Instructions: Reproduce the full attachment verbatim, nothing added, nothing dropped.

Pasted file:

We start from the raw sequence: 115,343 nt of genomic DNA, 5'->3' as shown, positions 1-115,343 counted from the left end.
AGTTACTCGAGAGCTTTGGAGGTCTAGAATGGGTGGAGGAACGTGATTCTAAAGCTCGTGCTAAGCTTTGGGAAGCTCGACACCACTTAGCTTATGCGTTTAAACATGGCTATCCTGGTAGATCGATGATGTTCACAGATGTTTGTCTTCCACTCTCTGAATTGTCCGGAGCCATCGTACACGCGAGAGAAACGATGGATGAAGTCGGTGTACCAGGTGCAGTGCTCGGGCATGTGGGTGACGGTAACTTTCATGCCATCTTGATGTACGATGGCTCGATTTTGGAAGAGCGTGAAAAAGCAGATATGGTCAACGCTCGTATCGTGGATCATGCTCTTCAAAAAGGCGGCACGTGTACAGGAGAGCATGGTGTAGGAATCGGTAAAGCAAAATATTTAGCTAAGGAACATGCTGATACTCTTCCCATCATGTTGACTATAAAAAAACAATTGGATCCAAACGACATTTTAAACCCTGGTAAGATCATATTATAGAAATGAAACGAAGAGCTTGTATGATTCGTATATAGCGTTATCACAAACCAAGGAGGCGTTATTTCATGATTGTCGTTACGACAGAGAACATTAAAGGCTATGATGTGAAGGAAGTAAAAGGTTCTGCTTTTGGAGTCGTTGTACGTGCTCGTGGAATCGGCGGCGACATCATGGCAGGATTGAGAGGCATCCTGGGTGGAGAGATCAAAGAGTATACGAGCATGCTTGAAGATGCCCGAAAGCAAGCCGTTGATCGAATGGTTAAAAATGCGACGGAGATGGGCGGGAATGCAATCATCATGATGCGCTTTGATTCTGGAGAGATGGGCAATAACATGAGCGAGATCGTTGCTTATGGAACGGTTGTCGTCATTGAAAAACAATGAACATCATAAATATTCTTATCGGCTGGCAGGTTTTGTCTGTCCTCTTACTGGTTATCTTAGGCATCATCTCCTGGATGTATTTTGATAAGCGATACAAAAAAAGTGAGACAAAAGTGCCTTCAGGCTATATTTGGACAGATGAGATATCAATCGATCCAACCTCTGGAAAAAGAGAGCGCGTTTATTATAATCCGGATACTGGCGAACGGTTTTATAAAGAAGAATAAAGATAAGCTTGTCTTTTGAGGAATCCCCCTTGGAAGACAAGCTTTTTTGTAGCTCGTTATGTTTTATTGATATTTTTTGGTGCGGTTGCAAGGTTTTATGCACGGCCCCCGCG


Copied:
We start from the raw sequence: 115,343 nt of genomic DNA, 5'->3' as shown, positions 1-115,343 counted from the left end.
AGTTACTCGAGAGCTTTGGAGGTCTAGAATGGGTGGAGGAACGTGATTCTAAAGCTCGTGCTAAGCTTTGGGAAGCTCGACACCACTTAGCTTATGCGTTTAAACATGGCTATCCTGGTAGATCGATGATGTTCACAGATGTTTGTCTTCCACTCTCTGAATTGTCCGGAGCCATCGTACACGCGAGAGAAACGATGGATGAAGTCGGTGTACCAGGTGCAGTGCTCGGGCATGTGGGTGACGGTAACTTTCATGCCATCTTGATGTACGATGGCTCGATTTTGGAAGAGCGTGAAAAAGCAGATATGGTCAACGCTCGTATCGTGGATCATGCTCTTCAAAAAGGCGGCACGTGTACAGGAGAGCATGGTGTAGGAATCGGTAAAGCAAAATATTTAGCTAAGGAACATGCTGATACTCTTCCCATCATGTTGACTATAAAAAAACAATTGGATCCAAACGACATTTTAAACCCTGGTAAGATCATATTATAGAAATGAAACGAAGAGCTTGTATGATTCGTATATAGCGTTATCACAAACCAAGGAGGCGTTATTTCATGATTGTCGTTACGACAGAGAACATTAAAGGCTATGATGTGAAGGAAGTAAAAGGTTCTGCTTTTGGAGTCGTTGTACGTGCTCGTGGAATCGGCGGCGACATCATGGCAGGATTGAGAGGCATCCTGGGTGGAGAGATCAAAGAGTATACGAGCATGCTTGAAGATGCCCGAAAGCAAGCCGTTGATCGAATGGTTAAAAATGCGACGGAGATGGGCGGGAATGCAATCATCATGATGCGCTTTGATTCTGGAGAGATGGGCAATAACATGAGCGAGATCGTTGCTTATGGAACGGTTGTCGTCATTGAAAAACAATGAACATCATAAATATTCTTATCGGCTGGCAGGTTTTGTCTGTCCTCTTACTGGTTATCTTAGGCATCATCTCCTGGATGTATTTTGATAAGCGATACAAAAAAAGTGAGACAAAAGTGCCTTCAGGCTATATTTGGACAGATGAGATATCAATCGATCCAACCTCTGGAAAAAGAGAGCGCGTTTATTATAATCCGGATACTGGCGAACGGTTTTATAAAGAAGAATAAAGATAAGCTTGTCTTTTGAGGAATCCCCCTTGGAAGACAAGCTTTTTTGTAGCTCGTTATGTTTTATTGATATTTTTTGGTGCGGTTGCAAGGTTTTATGCACGGCCCCCGCG